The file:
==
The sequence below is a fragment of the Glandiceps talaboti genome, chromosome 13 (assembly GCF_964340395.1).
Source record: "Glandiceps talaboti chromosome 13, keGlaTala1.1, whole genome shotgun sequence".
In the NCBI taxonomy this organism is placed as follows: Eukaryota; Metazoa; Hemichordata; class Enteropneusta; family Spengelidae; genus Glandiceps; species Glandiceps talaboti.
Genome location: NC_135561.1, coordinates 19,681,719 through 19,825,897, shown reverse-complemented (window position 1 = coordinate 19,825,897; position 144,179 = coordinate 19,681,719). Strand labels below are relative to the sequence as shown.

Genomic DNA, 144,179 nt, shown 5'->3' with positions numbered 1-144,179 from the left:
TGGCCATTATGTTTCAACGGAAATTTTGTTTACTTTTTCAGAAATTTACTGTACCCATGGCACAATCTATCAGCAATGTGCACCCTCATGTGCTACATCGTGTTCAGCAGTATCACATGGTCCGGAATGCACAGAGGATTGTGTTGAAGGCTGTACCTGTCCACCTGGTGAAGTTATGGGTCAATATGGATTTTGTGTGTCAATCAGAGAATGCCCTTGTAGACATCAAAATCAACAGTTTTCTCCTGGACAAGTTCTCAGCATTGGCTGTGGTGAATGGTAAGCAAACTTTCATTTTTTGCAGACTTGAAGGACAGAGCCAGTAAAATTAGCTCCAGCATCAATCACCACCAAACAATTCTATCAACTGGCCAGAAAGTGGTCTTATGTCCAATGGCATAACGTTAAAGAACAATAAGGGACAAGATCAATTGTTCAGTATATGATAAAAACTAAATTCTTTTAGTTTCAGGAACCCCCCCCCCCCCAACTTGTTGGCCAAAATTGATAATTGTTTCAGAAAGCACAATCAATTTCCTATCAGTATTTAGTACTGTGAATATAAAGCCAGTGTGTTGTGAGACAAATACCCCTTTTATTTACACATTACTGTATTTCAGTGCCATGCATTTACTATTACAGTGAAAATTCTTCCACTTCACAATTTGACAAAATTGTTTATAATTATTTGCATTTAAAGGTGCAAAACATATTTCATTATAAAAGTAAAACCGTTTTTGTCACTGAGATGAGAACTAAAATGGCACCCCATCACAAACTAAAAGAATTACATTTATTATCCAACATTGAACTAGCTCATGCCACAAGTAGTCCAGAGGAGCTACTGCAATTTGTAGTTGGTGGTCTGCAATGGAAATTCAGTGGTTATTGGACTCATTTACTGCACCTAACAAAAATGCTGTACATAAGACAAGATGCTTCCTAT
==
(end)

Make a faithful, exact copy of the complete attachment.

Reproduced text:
The sequence below is a fragment of the Glandiceps talaboti genome, chromosome 13 (assembly GCF_964340395.1).
Source record: "Glandiceps talaboti chromosome 13, keGlaTala1.1, whole genome shotgun sequence".
In the NCBI taxonomy this organism is placed as follows: Eukaryota; Metazoa; Hemichordata; class Enteropneusta; family Spengelidae; genus Glandiceps; species Glandiceps talaboti.
Genome location: NC_135561.1, coordinates 19,681,719 through 19,825,897, shown reverse-complemented (window position 1 = coordinate 19,825,897; position 144,179 = coordinate 19,681,719). Strand labels below are relative to the sequence as shown.

Genomic DNA, 144,179 nt, shown 5'->3' with positions numbered 1-144,179 from the left:
TGGCCATTATGTTTCAACGGAAATTTTGTTTACTTTTTCAGAAATTTACTGTACCCATGGCACAATCTATCAGCAATGTGCACCCTCATGTGCTACATCGTGTTCAGCAGTATCACATGGTCCGGAATGCACAGAGGATTGTGTTGAAGGCTGTACCTGTCCACCTGGTGAAGTTATGGGTCAATATGGATTTTGTGTGTCAATCAGAGAATGCCCTTGTAGACATCAAAATCAACAGTTTTCTCCTGGACAAGTTCTCAGCATTGGCTGTGGTGAATGGTAAGCAAACTTTCATTTTTTGCAGACTTGAAGGACAGAGCCAGTAAAATTAGCTCCAGCATCAATCACCACCAAACAATTCTATCAACTGGCCAGAAAGTGGTCTTATGTCCAATGGCATAACGTTAAAGAACAATAAGGGACAAGATCAATTGTTCAGTATATGATAAAAACTAAATTCTTTTAGTTTCAGGAACCCCCCCCCCCCCAACTTGTTGGCCAAAATTGATAATTGTTTCAGAAAGCACAATCAATTTCCTATCAGTATTTAGTACTGTGAATATAAAGCCAGTGTGTTGTGAGACAAATACCCCTTTTATTTACACATTACTGTATTTCAGTGCCATGCATTTACTATTACAGTGAAAATTCTTCCACTTCACAATTTGACAAAATTGTTTATAATTATTTGCATTTAAAGGTGCAAAACATATTTCATTATAAAAGTAAAACCGTTTTTGTCACTGAGATGAGAACTAAAATGGCACCCCATCACAAACTAAAAGAATTACATTTATTATCCAACATTGAACTAGCTCATGCCACAAGTAGTCCAGAGGAGCTACTGCAATTTGTAGTTGGTGGTCTGCAATGGAAATTCAGTGGTTATTGGACTCATTTACTGCACCTAACAAAAATGCTGTACATAAGACAAGATGCTTCCTAT